Hope Part 1: The News

In a world so full war and famine and disease and other problems it is hard to have hope. Even the most optimistic people sometimes struggle with seeing a good future ahead. But some closer investigation reveals this to be a product, primarily, of media culture. One can’t blame the news for all the doom and gloom in the world but they can be blamed for delivering it.

Why does the media bring primarily bad news?

Research shows news stories that are ‘shocking’ in some way results in more viewers. Higher ratings allows news programs and newspapers to charge more for advertising, more viewers equals more profits. This is where the media can be blamed for succumbing to greed. No one individual news outlet can be blamed because they are , for the most part, just trying to stay competitive in a capitalistic economy but the industry fighting for ratings can be a problem that can most definitely be boiled down to greed.

So why do people prefer bad news?

There are at least two psychological processes that can be blamed for why people prefer bad news:

  • Negativity Bias: This is the name given to how our brains react more strongly to negative stimulus then positive. Psychologists believe this is leftover from our evolution. We are wired to react quickly to negative stimulus and to learn what potential dangers there are in our environment
  • Superiority bias: This is the feeling that we are doing better then the average person. People most often feel this way without any good reason. Seeing bad news is surprising and reassures us we have it good.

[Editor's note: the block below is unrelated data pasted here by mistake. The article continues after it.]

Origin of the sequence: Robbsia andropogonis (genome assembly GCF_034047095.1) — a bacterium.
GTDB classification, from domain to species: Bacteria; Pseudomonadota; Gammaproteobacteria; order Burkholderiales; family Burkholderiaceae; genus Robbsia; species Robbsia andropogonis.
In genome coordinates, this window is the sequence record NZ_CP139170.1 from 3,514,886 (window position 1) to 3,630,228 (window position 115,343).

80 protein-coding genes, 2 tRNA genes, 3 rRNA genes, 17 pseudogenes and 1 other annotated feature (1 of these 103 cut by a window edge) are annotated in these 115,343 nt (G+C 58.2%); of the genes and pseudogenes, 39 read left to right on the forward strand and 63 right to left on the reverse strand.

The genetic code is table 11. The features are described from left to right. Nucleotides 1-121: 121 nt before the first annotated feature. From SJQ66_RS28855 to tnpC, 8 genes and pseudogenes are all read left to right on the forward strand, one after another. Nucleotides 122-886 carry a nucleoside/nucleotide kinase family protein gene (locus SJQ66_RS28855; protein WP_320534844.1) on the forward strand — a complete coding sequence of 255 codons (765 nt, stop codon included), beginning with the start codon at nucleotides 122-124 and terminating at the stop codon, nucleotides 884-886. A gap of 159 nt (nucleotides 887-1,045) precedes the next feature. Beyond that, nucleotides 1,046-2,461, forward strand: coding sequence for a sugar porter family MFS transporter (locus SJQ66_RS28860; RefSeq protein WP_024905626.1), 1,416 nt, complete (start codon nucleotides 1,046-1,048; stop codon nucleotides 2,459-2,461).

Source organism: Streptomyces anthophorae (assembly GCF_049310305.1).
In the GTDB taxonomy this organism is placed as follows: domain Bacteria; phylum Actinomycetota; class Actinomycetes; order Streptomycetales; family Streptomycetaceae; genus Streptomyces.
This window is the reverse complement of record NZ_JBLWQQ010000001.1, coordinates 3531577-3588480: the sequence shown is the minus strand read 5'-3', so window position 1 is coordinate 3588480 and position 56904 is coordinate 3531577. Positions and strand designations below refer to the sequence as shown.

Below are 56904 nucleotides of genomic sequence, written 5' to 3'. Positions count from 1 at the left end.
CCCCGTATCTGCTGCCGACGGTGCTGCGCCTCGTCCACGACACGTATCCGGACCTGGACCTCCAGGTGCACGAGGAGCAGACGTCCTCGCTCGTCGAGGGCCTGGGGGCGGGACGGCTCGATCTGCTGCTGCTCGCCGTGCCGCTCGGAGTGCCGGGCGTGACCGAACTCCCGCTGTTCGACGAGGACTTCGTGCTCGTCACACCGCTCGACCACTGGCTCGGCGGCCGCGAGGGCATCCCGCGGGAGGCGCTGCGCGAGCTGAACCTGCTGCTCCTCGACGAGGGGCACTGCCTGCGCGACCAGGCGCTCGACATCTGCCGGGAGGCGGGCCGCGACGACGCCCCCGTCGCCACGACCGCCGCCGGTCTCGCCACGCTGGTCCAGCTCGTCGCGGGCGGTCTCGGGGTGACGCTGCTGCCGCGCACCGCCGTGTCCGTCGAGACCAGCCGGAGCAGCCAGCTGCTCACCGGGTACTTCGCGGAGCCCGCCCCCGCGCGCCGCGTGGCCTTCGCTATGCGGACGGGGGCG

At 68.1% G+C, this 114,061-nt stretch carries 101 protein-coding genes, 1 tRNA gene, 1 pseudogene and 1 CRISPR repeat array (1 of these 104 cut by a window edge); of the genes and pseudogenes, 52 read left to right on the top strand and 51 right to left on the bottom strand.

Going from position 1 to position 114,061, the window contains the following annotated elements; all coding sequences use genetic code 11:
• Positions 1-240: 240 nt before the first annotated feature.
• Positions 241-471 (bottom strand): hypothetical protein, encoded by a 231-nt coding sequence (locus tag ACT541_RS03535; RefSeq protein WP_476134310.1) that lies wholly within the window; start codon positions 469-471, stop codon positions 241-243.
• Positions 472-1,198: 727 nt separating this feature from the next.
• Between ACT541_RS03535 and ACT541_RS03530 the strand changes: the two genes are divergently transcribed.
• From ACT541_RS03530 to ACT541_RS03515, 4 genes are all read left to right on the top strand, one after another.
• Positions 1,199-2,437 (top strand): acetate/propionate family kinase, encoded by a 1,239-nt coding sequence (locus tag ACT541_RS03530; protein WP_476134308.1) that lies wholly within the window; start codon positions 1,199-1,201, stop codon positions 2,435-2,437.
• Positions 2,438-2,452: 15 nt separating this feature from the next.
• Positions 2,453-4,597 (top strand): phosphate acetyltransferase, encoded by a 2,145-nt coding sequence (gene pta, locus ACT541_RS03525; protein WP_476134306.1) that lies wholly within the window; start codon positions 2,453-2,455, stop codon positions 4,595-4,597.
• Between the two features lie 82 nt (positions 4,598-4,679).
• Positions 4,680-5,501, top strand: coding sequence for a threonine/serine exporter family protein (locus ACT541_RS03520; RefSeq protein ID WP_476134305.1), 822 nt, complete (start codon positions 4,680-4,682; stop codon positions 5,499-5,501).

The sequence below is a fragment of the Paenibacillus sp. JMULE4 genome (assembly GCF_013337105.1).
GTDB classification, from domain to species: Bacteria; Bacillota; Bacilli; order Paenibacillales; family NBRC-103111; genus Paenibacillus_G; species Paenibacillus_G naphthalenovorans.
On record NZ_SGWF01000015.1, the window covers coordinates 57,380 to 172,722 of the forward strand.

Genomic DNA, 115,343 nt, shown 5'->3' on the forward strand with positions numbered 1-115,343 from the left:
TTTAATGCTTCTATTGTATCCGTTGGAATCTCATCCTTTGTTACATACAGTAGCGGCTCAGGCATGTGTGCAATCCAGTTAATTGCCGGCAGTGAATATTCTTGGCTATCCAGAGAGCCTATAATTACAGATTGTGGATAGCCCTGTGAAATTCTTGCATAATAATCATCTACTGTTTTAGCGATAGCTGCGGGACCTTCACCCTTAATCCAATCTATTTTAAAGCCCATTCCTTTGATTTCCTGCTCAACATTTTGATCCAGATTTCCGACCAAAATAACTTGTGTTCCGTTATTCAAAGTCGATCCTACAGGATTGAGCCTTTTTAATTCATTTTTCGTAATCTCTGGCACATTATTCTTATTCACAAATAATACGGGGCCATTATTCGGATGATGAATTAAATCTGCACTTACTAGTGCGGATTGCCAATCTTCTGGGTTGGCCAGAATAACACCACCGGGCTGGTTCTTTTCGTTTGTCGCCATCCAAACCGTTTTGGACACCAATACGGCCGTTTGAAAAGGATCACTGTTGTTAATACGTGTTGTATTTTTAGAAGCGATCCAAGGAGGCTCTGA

The addition of speedy communication via satellites, the internet, cellphones…etc. makes shocking news more readily available. Even fifty years ago no one would have guessed you could find out about a shooting in a far away country within minutes of it happening.

All of this makes it seem, for many, that things are more bad then good but this is not necessarily true.:

  1. Violence and crime is slowly declining: In 2011 Stephen Pinker argued that violence is actually on the decline. Wars, when they  happen, are often short lived. Global crime rates are on the decline, with the exception of areas where income inequalities are the largest.
  2. Space exploration is more ambitious then ever.  We have sent countless satellites into the cosmos, Hubble and other telescopes have revealed countless stars, galaxies planets..etc., we have people living on an international space station regularly and have sent 7 rovers to Mars and plan to send people to live on the planet by 2030, NASA and SpaceX hope to make space travel realistic even for civilians within the next few decades.
  3. Electric cars are becoming more and more common. They are are now over a million on the road worldwide
  4. More and more countries are becoming affluent. The Human Development Index continues to list more and more countries as high or very high human development
  5. People are living longer and healthier. Improvements in medicine, sanitation and quality of life have steadily increased life expectancy and the number of years that can be lived in good physical and mental health.

So the constant bombarding of bad news is a result of the human condition and until both flaws in our psychology and greed are conquered we can expect to be flooded with crime, war and politics. The news and media are also notoriously guilty of bias and ignoring corporate crime. However by knowing the news and other media bring only profit driven doom and gloom we can start to understand that things are not as bad as they seem.

More Reading:

Why Bad News Dominates The Headlines

Our Brain’s Negative Bias

Our world in Data: Homicides

What’s Behind the Decline in Crime?



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